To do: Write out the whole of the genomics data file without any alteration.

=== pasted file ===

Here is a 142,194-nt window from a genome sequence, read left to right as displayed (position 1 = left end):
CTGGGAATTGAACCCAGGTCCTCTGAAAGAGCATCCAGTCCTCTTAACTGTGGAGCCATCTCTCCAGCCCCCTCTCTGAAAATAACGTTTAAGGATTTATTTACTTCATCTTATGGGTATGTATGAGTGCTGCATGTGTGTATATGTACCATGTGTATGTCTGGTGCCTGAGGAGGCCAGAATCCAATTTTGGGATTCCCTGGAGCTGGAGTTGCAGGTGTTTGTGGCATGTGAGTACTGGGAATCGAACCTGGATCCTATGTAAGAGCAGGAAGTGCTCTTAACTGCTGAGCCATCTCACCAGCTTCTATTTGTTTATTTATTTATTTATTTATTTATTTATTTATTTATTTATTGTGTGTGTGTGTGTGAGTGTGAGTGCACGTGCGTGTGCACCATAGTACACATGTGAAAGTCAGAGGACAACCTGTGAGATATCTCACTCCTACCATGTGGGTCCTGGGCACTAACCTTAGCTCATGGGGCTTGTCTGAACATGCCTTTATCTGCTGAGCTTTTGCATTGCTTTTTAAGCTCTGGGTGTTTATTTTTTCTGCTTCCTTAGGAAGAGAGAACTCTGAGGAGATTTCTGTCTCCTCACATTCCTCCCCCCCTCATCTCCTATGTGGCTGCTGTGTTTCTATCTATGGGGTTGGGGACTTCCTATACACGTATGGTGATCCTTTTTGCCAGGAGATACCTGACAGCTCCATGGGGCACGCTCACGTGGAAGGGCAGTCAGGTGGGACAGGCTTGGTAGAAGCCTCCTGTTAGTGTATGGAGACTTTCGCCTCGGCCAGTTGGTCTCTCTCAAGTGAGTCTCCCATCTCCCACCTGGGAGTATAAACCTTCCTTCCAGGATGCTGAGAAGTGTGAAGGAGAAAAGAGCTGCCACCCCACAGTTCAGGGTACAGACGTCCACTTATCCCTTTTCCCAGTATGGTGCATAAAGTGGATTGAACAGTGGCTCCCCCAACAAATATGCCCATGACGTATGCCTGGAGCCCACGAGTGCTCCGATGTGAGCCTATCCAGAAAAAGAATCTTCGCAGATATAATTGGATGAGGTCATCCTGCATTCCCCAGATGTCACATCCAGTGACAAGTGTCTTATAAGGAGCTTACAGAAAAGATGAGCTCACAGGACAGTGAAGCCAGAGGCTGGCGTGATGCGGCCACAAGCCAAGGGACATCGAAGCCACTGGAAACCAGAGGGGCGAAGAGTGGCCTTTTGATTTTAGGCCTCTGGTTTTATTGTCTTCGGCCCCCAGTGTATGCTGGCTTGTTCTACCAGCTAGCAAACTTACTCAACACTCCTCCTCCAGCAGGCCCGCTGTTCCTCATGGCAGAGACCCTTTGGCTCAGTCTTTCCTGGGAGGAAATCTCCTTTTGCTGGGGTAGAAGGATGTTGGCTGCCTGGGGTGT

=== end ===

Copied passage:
Here is a 142,194-nt window from a genome sequence, read left to right as displayed (position 1 = left end):
CTGGGAATTGAACCCAGGTCCTCTGAAAGAGCATCCAGTCCTCTTAACTGTGGAGCCATCTCTCCAGCCCCCTCTCTGAAAATAACGTTTAAGGATTTATTTACTTCATCTTATGGGTATGTATGAGTGCTGCATGTGTGTATATGTACCATGTGTATGTCTGGTGCCTGAGGAGGCCAGAATCCAATTTTGGGATTCCCTGGAGCTGGAGTTGCAGGTGTTTGTGGCATGTGAGTACTGGGAATCGAACCTGGATCCTATGTAAGAGCAGGAAGTGCTCTTAACTGCTGAGCCATCTCACCAGCTTCTATTTGTTTATTTATTTATTTATTTATTTATTTATTTATTTATTTATTGTGTGTGTGTGTGTGAGTGTGAGTGCACGTGCGTGTGCACCATAGTACACATGTGAAAGTCAGAGGACAACCTGTGAGATATCTCACTCCTACCATGTGGGTCCTGGGCACTAACCTTAGCTCATGGGGCTTGTCTGAACATGCCTTTATCTGCTGAGCTTTTGCATTGCTTTTTAAGCTCTGGGTGTTTATTTTTTCTGCTTCCTTAGGAAGAGAGAACTCTGAGGAGATTTCTGTCTCCTCACATTCCTCCCCCCCTCATCTCCTATGTGGCTGCTGTGTTTCTATCTATGGGGTTGGGGACTTCCTATACACGTATGGTGATCCTTTTTGCCAGGAGATACCTGACAGCTCCATGGGGCACGCTCACGTGGAAGGGCAGTCAGGTGGGACAGGCTTGGTAGAAGCCTCCTGTTAGTGTATGGAGACTTTCGCCTCGGCCAGTTGGTCTCTCTCAAGTGAGTCTCCCATCTCCCACCTGGGAGTATAAACCTTCCTTCCAGGATGCTGAGAAGTGTGAAGGAGAAAAGAGCTGCCACCCCACAGTTCAGGGTACAGACGTCCACTTATCCCTTTTCCCAGTATGGTGCATAAAGTGGATTGAACAGTGGCTCCCCCAACAAATATGCCCATGACGTATGCCTGGAGCCCACGAGTGCTCCGATGTGAGCCTATCCAGAAAAAGAATCTTCGCAGATATAATTGGATGAGGTCATCCTGCATTCCCCAGATGTCACATCCAGTGACAAGTGTCTTATAAGGAGCTTACAGAAAAGATGAGCTCACAGGACAGTGAAGCCAGAGGCTGGCGTGATGCGGCCACAAGCCAAGGGACATCGAAGCCACTGGAAACCAGAGGGGCGAAGAGTGGCCTTTTGATTTTAGGCCTCTGGTTTTATTGTCTTCGGCCCCCAGTGTATGCTGGCTTGTTCTACCAGCTAGCAAACTTACTCAACACTCCTCCTCCAGCAGGCCCGCTGTTCCTCATGGCAGAGACCCTTTGGCTCAGTCTTTCCTGGGAGGAAATCTCCTTTTGCTGGGGTAGAAGGATGTTGGCTGCCTGGGGTGT